combined EGFR and BRAF inhibition with panitumumab plus vemurafenib. Preexisting cells with increased MET gene copy number in the archival tumor tissue likely underwent clonal expansion during treatment, leading to the emergence of MET amplifi cation in the rebiopsy taken at progression. In BRAF -mutated colorectal cancer cells, ectopic expression of MET conferred
resistance to panitumumab and vemurafenib, which was overcome by combining BRAF and MET inhibition.
Based on tumor genotyping and functional in vitro data, the patient was treated with the dual ALK–MET inhibitor crizotinib plus vemurafenib, thus switching to dual MET and BRAF blockade, with rapid and marked effectiveness of such strategy. Although acquired resistance is a major limitation to
the clinical effi cacy of anticancer agents, the identifi cation of molecular targets emerging during the first treatment may afford the opportunity to design the next line of targeted therapies, maximizing patient benefit.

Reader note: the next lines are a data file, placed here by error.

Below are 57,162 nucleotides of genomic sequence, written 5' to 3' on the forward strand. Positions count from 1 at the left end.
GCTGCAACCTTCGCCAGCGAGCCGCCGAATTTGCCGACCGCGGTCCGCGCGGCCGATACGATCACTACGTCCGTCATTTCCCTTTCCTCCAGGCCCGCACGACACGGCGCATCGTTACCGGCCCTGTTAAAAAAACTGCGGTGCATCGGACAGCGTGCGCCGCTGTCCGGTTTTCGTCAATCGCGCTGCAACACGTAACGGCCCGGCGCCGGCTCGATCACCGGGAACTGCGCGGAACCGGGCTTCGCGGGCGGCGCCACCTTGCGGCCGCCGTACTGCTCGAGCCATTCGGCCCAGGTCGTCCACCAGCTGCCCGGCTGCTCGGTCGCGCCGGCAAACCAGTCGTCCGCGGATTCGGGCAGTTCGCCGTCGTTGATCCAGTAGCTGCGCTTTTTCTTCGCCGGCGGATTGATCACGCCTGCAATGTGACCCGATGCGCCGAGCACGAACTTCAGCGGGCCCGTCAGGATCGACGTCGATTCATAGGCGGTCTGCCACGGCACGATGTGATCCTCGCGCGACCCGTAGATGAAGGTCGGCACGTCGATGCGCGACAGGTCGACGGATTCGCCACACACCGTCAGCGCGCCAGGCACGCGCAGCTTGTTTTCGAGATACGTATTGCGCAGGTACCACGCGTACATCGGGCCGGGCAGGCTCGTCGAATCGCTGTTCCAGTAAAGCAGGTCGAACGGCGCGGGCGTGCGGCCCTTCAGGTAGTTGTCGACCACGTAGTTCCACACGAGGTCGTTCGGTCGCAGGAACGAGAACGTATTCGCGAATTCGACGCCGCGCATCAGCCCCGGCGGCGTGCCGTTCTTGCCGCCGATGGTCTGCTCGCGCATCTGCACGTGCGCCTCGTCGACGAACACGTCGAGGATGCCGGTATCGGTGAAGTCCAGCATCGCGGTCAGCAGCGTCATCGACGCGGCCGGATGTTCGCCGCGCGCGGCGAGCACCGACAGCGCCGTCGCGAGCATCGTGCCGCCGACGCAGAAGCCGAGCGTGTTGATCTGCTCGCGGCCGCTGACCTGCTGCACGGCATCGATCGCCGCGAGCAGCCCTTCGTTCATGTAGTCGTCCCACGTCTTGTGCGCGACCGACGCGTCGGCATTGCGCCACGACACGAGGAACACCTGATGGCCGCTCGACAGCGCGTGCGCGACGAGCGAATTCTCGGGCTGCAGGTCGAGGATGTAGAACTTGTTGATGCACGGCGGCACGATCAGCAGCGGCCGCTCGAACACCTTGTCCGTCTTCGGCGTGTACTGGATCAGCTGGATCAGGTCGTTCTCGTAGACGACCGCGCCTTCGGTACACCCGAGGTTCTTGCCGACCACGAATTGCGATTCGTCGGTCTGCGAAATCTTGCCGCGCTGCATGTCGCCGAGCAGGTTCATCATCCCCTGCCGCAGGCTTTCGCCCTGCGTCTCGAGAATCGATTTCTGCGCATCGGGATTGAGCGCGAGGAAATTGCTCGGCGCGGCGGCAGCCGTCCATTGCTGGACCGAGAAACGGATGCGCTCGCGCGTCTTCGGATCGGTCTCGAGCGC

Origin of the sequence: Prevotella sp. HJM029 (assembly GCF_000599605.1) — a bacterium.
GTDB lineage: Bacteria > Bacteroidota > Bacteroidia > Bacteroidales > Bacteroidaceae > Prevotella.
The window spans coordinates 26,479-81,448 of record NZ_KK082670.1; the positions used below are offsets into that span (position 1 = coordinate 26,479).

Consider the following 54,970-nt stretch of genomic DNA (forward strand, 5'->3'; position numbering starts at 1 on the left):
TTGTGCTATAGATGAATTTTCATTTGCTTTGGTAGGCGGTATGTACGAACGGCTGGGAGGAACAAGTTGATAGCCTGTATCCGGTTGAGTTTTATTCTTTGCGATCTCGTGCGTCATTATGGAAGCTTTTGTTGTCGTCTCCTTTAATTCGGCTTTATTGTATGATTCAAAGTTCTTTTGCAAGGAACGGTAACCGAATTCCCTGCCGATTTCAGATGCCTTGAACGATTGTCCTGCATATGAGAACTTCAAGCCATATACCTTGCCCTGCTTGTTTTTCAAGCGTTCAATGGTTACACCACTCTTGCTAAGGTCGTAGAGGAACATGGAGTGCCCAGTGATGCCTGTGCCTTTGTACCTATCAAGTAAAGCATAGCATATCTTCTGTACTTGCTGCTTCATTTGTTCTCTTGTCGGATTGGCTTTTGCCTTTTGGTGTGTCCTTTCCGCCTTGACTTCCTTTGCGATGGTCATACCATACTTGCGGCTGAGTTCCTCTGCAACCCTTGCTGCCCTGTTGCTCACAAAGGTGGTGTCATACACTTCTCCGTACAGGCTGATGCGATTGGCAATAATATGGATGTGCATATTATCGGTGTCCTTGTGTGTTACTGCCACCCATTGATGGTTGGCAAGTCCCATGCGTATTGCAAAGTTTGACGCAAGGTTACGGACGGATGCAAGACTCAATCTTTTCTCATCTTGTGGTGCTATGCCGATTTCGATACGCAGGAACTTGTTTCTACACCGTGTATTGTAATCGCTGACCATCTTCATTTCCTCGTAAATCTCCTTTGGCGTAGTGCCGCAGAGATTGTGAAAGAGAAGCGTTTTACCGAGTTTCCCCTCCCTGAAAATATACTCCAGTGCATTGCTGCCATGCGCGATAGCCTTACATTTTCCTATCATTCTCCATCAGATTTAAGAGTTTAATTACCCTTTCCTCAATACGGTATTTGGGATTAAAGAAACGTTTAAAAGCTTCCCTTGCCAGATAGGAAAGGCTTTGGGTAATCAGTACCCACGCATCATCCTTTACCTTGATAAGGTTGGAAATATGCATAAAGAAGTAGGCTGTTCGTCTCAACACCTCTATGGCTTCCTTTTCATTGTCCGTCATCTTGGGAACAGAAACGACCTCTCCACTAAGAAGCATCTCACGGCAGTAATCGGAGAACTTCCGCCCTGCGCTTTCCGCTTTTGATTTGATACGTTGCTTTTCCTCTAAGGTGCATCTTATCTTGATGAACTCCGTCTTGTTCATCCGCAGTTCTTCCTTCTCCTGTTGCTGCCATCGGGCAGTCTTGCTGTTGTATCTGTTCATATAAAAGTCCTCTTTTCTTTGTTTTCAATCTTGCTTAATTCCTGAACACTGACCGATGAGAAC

SIGNIFICANCE: MET amplifi cation is here identifi ed—clinically and preclinically—as a new mechanism of resistance to EGFR and BRAF dual/triple block combinations in BRAF -mutated colorectal cancer.
Switching from EGFR to MET inhibition, while maintaining BRAF inhibition, resulted in clinical benefit after the occurrence of MET-driven acquired resistance.
|Publication status||Published - 2016|